The third dogma says:
To each natural relationship between two functors
corresponds a natural transformation (or perhaps).
Although this looks like a mere definition of the phrase “natural relationship,” it can nevertheless be very useful in practice. It is also interesting that this concept was the historical origin of category theory. […]
The fourth dogma says:
Any canonical construction from widgets to whatsits
is an adjoint of another functor, from whatsits to widgets.
Although this can be seen as just a definition of “canonical construction,” it can be very useful in practice. The essence of an adjoint is the universal property that is satisfied by its value objects. This property says that there is a unique morphism satisfying a certain condition.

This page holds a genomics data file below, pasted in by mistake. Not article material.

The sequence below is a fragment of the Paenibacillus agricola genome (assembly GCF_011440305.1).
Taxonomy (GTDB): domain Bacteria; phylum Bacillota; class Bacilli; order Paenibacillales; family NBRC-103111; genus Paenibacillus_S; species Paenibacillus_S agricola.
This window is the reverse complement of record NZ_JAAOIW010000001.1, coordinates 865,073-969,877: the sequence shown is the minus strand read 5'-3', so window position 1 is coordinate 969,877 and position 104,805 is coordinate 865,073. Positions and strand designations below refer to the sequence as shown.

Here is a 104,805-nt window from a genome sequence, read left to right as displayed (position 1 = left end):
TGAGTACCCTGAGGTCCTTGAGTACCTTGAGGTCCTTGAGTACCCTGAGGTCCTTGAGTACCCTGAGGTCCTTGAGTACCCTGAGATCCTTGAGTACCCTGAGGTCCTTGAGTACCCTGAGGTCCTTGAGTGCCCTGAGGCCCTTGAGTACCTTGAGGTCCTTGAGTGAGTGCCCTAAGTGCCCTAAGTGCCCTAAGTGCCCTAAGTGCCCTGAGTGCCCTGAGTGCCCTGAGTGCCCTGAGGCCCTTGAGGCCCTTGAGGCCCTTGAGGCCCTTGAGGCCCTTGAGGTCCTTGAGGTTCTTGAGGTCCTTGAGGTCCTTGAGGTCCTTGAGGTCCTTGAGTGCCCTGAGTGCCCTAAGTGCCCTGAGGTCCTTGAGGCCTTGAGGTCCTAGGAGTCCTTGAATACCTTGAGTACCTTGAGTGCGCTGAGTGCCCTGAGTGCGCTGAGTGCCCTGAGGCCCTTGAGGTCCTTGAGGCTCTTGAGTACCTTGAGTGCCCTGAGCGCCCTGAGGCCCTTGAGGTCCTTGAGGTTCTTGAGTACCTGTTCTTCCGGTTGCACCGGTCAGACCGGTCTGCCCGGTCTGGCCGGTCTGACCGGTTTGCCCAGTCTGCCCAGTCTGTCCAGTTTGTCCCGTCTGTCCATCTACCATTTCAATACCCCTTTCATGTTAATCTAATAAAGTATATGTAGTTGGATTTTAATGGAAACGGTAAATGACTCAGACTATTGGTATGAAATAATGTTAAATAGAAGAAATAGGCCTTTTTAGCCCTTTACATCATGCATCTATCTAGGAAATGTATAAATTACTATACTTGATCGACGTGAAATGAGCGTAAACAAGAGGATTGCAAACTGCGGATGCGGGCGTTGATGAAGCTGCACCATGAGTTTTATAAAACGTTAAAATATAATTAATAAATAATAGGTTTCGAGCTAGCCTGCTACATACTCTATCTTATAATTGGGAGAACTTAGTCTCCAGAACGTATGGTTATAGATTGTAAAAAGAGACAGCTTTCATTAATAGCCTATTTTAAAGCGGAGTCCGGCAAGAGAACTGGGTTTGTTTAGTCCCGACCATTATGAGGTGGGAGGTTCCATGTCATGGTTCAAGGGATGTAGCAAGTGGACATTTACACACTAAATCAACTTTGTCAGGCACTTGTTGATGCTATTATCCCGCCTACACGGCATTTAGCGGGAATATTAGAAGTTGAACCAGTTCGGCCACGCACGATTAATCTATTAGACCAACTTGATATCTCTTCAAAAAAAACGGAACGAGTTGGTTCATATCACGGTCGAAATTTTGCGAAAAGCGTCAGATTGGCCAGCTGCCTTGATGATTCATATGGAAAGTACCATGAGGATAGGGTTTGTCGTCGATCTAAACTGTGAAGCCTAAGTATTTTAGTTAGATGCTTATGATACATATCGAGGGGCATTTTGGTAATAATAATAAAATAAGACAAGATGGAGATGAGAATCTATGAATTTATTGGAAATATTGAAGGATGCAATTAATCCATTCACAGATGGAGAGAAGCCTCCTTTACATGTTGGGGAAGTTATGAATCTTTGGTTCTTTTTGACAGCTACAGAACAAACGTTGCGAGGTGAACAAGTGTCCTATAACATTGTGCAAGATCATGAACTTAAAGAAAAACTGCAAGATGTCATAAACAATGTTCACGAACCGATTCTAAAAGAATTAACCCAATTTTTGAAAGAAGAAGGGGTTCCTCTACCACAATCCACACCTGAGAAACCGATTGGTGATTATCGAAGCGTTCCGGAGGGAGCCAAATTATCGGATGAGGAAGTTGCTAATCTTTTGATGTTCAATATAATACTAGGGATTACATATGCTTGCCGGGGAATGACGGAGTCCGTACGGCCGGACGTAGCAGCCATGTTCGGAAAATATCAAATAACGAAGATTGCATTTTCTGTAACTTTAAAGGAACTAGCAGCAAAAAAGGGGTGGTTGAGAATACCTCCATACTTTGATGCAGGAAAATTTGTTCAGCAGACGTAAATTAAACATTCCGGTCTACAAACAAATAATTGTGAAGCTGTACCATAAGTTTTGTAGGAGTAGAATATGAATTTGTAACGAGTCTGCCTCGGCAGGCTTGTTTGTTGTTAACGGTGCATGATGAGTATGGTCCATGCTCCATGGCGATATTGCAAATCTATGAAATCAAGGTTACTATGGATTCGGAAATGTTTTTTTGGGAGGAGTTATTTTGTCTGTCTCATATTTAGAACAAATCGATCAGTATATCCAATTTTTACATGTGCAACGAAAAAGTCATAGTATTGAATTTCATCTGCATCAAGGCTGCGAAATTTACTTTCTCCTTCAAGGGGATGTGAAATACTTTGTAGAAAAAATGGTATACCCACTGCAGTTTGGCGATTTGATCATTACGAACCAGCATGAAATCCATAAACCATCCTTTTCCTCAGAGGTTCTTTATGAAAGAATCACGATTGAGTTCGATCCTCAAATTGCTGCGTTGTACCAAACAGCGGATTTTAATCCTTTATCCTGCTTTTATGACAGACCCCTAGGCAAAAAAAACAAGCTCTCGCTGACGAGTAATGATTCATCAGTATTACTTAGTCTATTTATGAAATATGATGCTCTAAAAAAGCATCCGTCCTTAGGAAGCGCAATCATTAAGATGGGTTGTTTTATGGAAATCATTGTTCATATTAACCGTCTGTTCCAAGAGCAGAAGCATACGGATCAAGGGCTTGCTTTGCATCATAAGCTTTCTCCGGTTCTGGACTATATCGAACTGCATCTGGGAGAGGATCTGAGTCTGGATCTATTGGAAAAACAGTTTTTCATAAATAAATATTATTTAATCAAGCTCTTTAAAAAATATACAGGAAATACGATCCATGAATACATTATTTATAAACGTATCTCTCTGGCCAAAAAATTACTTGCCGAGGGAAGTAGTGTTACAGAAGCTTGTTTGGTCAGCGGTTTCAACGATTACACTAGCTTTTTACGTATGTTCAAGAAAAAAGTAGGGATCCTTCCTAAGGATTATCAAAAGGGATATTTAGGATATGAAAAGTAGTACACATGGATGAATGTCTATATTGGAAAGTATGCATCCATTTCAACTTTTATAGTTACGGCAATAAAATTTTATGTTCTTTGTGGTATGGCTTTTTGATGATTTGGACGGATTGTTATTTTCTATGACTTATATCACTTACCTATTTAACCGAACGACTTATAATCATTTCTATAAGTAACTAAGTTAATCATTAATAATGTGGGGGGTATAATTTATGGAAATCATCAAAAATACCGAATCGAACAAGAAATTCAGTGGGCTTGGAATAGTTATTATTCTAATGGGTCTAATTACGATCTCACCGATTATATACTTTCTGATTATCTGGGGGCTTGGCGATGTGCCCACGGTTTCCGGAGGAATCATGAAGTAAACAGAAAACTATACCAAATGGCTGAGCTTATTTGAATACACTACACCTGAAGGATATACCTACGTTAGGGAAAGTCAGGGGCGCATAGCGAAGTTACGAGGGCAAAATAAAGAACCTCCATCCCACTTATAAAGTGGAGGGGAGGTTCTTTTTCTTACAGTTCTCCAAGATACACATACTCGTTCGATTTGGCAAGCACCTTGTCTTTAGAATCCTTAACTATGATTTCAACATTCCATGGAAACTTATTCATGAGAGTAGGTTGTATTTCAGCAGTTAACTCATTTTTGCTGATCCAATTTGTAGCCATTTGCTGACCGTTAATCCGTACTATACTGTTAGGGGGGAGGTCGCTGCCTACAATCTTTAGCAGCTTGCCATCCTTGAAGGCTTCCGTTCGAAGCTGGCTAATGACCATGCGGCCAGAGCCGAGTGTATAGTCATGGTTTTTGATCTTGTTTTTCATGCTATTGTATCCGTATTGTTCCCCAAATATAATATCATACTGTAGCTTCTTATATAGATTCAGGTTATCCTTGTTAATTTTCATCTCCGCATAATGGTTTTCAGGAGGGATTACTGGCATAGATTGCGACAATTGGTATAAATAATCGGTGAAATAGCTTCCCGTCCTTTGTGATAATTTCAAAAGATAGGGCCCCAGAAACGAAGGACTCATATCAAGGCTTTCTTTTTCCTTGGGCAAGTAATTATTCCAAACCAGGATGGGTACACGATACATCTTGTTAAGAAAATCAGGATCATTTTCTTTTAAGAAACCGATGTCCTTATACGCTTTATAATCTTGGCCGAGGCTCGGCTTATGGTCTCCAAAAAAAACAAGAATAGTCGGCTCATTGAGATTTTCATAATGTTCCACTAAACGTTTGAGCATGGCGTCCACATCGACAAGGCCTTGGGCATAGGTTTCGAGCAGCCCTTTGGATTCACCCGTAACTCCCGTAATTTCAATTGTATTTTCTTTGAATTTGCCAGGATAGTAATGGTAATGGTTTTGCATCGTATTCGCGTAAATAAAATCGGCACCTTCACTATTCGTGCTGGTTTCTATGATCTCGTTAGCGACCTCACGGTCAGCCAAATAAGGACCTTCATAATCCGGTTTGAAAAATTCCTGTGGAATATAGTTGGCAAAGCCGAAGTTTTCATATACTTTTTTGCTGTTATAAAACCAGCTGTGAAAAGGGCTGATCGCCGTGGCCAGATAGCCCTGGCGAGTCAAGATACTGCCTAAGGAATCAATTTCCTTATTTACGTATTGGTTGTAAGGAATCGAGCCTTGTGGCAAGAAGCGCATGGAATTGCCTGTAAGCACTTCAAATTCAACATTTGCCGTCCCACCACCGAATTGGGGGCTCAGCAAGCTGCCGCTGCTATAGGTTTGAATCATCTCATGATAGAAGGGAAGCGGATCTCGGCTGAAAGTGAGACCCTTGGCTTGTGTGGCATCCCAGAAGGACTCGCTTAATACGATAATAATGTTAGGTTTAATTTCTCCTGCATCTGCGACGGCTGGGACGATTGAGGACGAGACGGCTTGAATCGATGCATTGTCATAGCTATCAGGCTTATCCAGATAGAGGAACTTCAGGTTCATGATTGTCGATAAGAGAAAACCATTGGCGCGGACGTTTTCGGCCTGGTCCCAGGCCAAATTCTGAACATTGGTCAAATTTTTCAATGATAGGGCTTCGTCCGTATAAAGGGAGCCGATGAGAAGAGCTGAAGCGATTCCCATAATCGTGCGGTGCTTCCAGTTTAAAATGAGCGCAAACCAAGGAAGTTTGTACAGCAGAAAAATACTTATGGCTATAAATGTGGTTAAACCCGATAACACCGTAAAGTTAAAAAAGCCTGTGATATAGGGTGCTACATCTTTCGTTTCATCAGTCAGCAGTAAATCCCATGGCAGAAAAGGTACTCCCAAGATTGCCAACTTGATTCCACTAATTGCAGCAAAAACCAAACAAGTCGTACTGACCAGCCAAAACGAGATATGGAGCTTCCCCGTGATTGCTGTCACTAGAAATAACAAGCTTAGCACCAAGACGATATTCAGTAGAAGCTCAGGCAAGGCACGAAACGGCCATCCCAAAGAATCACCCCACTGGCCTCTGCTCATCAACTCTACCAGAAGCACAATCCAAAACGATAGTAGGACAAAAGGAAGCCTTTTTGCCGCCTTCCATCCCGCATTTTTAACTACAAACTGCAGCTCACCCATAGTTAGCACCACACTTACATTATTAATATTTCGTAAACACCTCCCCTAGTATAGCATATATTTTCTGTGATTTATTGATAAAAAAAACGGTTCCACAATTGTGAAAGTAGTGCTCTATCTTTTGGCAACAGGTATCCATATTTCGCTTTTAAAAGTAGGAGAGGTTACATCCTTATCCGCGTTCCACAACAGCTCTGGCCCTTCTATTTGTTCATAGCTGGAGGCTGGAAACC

It is worth noting that any two (right, or left) adjoints to a given functor are naturally equivalent, i.e., adjointness determines a construction uniquely up to isomorphism. […] One of the more spectacular adjoints is that between syntax and semantics for algebraic theories, due to Lawvere in his thesis. […]
The fifth dogma says:
Given a category of widgets,
the operation of putting a system of widgets together to form some super-widget
corresponds to taking the colimit of the diagram of widgets
that shows how to interconnect them.
At least for me, this dogma first appeared in the context of General Systems Theory.
////// End of quote from Joseph Goguen’s Categorical Manifesto